Analysis: Stingley looked like one of the premier defensive prospects in the nation in 2019, as he was a complete shutdown corner who was rarely challenged by opponents. His play slipped in 2020, and last year, his season was cut short with injury.

At the top of his game, Stingley possesses the skill and ability to develop into a top-notch cornerback who can line up in a variety of defensive schemes. Yet, the past two seasons leave a lot of unanswered questions, which makes Stingley a risk. He’s one of the bigger boom-or-bust prospects in this draft. Nonetheless, if the team who selects him can get Stingley back to his 2019 form, they could have an All-Pro cornerback on their roster.

Want more information on Stingley? Here’s our full scouting report and draft profile: Derek Stingley Jr. | NFL Draft Scouting Report

Ed Ingram, G

Positives: Nice-sized blocker who is effective in motion. Starts with a wide base, sinks his butt, and blocks with tremendous leverage. Explosive at the point, stays square, and steers defenders from their angles of attack. Displays outstanding vision, picks up stunts and blitzes, and is very effective with his hands.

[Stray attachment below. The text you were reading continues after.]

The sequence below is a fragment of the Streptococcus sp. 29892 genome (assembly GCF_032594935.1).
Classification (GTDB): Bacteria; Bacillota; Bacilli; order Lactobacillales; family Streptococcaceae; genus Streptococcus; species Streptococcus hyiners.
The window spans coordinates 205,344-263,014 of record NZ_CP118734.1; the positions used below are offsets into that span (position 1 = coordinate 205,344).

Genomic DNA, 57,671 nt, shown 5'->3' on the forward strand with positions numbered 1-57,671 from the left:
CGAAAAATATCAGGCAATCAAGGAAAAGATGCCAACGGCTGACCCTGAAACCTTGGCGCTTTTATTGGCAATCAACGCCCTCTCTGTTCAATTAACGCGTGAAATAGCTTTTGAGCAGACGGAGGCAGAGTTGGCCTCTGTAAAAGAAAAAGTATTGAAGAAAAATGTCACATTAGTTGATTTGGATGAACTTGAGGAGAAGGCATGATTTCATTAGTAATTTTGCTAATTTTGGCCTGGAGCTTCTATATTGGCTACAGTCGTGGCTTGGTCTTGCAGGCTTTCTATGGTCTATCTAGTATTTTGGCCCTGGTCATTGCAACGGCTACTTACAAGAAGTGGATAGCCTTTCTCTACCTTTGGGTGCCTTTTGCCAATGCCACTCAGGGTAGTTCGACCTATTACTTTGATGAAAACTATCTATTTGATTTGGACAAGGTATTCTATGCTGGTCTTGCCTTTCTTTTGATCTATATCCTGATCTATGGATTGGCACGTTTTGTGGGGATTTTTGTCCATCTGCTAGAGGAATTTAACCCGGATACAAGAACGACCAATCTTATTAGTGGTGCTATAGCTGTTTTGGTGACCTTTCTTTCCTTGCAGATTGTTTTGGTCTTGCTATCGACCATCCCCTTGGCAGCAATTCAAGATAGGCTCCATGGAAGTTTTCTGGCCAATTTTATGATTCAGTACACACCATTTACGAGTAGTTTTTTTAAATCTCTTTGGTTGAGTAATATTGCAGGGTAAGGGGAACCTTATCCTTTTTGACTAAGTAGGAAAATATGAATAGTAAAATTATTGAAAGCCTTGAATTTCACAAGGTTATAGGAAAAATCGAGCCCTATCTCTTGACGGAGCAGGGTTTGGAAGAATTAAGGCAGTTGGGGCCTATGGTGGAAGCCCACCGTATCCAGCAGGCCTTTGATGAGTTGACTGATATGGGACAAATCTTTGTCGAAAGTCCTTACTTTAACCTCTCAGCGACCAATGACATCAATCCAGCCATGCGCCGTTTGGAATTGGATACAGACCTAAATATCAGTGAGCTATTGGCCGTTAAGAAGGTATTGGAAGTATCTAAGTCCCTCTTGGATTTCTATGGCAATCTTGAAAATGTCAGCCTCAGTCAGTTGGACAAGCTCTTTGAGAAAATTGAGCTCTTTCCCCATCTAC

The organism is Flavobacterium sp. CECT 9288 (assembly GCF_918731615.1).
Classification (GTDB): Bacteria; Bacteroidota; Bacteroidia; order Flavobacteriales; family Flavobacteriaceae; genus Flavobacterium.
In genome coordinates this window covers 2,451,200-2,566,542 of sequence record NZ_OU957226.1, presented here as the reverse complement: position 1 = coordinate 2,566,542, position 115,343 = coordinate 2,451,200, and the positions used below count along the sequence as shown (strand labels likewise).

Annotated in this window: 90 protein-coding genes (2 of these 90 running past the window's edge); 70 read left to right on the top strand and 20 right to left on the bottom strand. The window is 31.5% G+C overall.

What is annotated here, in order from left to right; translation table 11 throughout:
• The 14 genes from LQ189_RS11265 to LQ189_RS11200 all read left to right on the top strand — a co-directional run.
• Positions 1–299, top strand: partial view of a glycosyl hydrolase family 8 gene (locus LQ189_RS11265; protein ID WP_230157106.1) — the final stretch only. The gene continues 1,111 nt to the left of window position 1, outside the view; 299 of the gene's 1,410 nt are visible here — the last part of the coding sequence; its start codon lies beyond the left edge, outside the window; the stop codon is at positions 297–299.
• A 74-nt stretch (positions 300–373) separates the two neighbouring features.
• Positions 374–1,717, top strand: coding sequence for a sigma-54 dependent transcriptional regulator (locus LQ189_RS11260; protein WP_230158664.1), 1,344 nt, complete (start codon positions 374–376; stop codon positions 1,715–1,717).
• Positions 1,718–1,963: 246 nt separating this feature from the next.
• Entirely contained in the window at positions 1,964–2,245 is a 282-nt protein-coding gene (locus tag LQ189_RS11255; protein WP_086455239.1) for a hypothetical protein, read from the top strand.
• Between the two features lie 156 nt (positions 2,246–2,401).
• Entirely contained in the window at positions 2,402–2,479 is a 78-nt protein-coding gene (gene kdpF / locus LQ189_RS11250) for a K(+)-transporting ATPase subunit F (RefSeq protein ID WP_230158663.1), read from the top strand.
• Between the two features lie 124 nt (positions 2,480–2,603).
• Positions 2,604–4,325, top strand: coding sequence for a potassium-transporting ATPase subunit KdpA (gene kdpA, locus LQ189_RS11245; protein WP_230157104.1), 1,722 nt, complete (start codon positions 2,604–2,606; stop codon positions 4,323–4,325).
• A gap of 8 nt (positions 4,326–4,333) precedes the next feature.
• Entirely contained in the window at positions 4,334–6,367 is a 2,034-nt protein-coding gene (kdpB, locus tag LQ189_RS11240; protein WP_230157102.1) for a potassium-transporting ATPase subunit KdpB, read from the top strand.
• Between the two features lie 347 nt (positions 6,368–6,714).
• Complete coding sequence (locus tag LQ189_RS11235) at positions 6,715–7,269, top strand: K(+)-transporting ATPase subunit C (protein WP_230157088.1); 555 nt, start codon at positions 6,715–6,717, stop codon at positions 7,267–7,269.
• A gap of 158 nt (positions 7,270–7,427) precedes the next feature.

Smooth pulling across the line of scrimmage, quick out to the second level, and annihilates opponents blocking in motion. Strong run blocker who turns defenders from the play. Displays terrific vision, works well with linemates, and hits as many defenders as possible every snap.

Negatives: Lacks quick and fluid footwork sliding in space. Frame lacks bulk.

Analysis: Ingram comes off a terrific senior campaign, and he’s a fluid lineman with great versatility. He possesses the strength to play in a power-gap system and the movement skills necessary to line up in a zone-blocking scheme. Ingram comes with nice upside and should only improve as he gets bigger and stronger.

Want more information on Ingram? Here’s our expanded scouting report and draft profile: Ed Ingram, LSU G | NFL Draft Scouting Report

Glen Logan, DL

Positives: Hard-working, first-step lineman who can be a load to handle. Bends his knees, works his hands throughout the action, and finds ways to defeat blocks. Fires off the snap, flashes power, and keeps his feet driving upfield. Remains disciplined with assignments.

Negatives: Easily knocked from his angle of attack. Gets tied up by a single blocker. Does not play like a big, strong interior lineman.